There's something missing from modern manners. Most everyone knows how Etiquetteer feels about that, but is Etiquetteer the only one concerned? Etiquetteer asked other writers and bloggers what they think is missing from modern manners, and their responses are illuminating:
Catherine Tidd, better known as Widow Chick, author of Confessions of a Mediocre Widow and the creative genius behind the Widdahood:
"I had an experience recently with a friend whose children had absolutely NO MANNERS at the dinner table: belching, feet on the seat, etc. I think a great topic would be what's appropriate in a casual situation (I still think we need SOME manners) and how to go about correcting bad habits with teenage/pre-teen children. Remind them that their children might have to go to dinner with their boss some day!"
David Santori, also known as Frenchie of Frenchie and the Yankee:
"With the rise of smart phone usage and people being individually trapped in their own world, nose down and unaware, acknowledging others has become a rarity: eye contact when saying hello, politeness when passing someone, people watching and smiling at one another as if to endorse and accept each other as human beings being in the same vicinity. It is now the norm to never look up and it is very interesting to put one’s phone away when waiting at the airport for example and observe who is not looking down at a phone or a tablet. Very few. Walking and talking, walking and texting, speaking too loud and sharing your conversations with others - I guess what’s missing here is simply awareness of others.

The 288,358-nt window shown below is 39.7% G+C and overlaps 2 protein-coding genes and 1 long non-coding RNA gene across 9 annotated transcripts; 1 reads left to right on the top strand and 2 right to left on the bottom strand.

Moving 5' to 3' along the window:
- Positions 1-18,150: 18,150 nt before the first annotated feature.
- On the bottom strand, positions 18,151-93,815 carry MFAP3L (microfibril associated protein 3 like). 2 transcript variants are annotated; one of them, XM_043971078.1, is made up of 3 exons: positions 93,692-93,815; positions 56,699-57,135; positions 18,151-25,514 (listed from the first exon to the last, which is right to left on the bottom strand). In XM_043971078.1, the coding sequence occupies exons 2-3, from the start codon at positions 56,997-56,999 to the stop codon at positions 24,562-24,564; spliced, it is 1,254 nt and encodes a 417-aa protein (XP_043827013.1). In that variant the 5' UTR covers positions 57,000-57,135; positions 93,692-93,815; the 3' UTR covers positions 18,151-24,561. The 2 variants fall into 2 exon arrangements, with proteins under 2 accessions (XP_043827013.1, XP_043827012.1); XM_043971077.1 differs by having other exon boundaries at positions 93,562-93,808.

"What’s missing from the dinner table is class - eat with both hands on the table standing straight rather than with one arm left down on the knees or worse flopping along the body and bringing your head to the fork and the plate like a hunchback, use a fork and a knife with both hands rather cut and switch fork and knife to eat with the other hand, hold fork and knife properly to cut rather than stab and carve a piece of meat like a Thanksgiving turkey for example. Whether casual or elegant, class at the table is not asking too much especially when phones haven’t been put on silent mode before dinner.
"Is a Thank You text or email the same as a Thank You mailed note? Do you do both because people expect to be thanked promptly and will start worrying, or worse [complaining] about it because the mailed note hasn’t been delivered yet? Thank You notes are rare anyway so what’s missing to me is the elegant way of thanking someone. But if people don’t know how to write anymore or are no longer taught cursive, it’s not going to be any better in the near future.
"The last thing I can think of right now missing from modern manners is caring because selfishly displaying personal convictions, personal conversations and arguments on social sites makes for a dramatic airing of grievance and personal choices that no one tends to care about."
Mark McGuire, the more retiring Yankee of Frenchie and the Yankee: